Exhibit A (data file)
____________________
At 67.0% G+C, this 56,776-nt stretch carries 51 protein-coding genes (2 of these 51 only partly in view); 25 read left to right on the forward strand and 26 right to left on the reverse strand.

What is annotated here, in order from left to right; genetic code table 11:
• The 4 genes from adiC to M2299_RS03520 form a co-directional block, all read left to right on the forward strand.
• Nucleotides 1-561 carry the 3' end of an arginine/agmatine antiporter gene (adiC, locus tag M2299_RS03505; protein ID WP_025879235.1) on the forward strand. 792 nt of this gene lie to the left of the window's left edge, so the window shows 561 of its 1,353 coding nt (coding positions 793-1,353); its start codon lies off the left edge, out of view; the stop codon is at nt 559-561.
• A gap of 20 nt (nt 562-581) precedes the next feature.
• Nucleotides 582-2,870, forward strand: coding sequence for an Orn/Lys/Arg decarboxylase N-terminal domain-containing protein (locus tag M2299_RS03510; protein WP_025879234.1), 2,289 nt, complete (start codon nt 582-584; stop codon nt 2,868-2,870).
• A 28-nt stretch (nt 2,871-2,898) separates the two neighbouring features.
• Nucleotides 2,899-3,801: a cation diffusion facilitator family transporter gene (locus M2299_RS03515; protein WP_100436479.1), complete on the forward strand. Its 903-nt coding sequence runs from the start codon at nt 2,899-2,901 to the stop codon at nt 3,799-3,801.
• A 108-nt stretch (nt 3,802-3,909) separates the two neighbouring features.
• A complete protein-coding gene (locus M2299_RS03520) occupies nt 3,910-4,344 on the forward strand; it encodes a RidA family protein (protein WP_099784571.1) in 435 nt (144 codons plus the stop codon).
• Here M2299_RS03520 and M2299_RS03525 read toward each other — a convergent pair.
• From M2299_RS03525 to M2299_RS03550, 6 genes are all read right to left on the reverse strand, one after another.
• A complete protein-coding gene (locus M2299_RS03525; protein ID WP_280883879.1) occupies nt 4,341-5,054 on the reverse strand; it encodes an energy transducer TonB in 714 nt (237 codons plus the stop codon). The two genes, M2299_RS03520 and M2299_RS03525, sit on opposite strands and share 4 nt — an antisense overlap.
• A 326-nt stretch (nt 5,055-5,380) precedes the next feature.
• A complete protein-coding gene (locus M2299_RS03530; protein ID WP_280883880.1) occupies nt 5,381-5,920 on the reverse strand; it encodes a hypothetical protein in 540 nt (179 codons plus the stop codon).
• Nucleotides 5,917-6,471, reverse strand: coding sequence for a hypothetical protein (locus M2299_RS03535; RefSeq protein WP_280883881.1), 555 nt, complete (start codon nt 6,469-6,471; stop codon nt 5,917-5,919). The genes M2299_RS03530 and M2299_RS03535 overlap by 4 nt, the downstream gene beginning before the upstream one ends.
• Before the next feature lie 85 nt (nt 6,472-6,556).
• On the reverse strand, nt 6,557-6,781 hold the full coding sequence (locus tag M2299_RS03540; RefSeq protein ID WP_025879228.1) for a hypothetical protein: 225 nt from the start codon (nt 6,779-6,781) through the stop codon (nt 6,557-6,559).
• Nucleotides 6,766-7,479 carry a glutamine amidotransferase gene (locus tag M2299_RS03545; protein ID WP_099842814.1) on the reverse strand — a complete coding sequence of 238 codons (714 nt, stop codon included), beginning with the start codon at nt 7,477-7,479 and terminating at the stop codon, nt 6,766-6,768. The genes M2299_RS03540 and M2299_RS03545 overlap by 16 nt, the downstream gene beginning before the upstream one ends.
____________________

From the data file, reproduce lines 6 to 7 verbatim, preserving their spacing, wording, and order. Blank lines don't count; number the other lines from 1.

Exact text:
• Nucleotides 582-2,870, forward strand: coding sequence for an Orn/Lys/Arg decarboxylase N-terminal domain-containing protein (locus tag M2299_RS03510; protein WP_025879234.1), 2,289 nt, complete (start codon nt 582-584; stop codon nt 2,868-2,870).
• A 28-nt stretch (nt 2,871-2,898) separates the two neighbouring features.